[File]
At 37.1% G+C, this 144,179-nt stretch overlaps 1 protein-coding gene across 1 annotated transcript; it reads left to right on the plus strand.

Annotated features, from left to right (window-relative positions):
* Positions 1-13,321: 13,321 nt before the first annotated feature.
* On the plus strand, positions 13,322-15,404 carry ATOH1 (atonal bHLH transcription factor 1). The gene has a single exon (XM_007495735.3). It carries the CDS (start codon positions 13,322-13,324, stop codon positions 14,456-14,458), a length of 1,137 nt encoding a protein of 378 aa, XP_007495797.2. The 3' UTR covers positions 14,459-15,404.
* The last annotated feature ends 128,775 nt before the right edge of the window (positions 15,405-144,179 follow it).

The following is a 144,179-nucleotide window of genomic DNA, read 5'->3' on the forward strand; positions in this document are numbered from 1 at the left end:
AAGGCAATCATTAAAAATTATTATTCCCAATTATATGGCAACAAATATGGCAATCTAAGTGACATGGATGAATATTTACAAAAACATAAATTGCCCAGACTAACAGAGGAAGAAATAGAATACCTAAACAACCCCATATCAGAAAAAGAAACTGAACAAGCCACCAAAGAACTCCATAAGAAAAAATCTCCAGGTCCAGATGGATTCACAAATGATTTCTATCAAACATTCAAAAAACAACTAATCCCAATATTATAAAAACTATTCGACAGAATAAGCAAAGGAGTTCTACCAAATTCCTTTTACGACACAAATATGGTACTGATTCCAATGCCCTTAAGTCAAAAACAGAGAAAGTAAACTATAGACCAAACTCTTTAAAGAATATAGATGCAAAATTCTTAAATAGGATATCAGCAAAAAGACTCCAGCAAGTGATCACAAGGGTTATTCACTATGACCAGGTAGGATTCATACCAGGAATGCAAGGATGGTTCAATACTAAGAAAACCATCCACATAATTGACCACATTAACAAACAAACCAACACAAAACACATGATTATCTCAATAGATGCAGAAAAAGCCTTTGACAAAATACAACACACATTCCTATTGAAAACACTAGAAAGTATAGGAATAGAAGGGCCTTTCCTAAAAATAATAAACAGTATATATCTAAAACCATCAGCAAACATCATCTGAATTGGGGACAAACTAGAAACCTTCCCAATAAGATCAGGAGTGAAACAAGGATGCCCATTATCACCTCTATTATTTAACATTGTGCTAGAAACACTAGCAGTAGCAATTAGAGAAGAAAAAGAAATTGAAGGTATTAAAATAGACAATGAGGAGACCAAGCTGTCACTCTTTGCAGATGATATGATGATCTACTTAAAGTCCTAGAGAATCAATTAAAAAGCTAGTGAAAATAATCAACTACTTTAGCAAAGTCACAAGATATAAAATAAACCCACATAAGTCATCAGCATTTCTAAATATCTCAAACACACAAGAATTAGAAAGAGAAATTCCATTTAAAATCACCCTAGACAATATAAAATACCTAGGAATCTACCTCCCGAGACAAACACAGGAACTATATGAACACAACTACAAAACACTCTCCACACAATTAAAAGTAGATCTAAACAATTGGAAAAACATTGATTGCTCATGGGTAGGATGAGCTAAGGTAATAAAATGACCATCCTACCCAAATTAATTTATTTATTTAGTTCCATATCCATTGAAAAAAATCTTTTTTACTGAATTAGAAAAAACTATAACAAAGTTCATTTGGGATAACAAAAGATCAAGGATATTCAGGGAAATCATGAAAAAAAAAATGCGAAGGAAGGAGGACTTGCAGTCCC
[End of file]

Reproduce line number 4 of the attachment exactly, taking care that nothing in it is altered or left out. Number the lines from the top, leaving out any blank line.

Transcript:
* On the plus strand, positions 13,322-15,404 carry ATOH1 (atonal bHLH transcription factor 1). The gene has a single exon (XM_007495735.3). It carries the CDS (start codon positions 13,322-13,324, stop codon positions 14,456-14,458), a length of 1,137 nt encoding a protein of 378 aa, XP_007495797.2. The 3' UTR covers positions 14,459-15,404.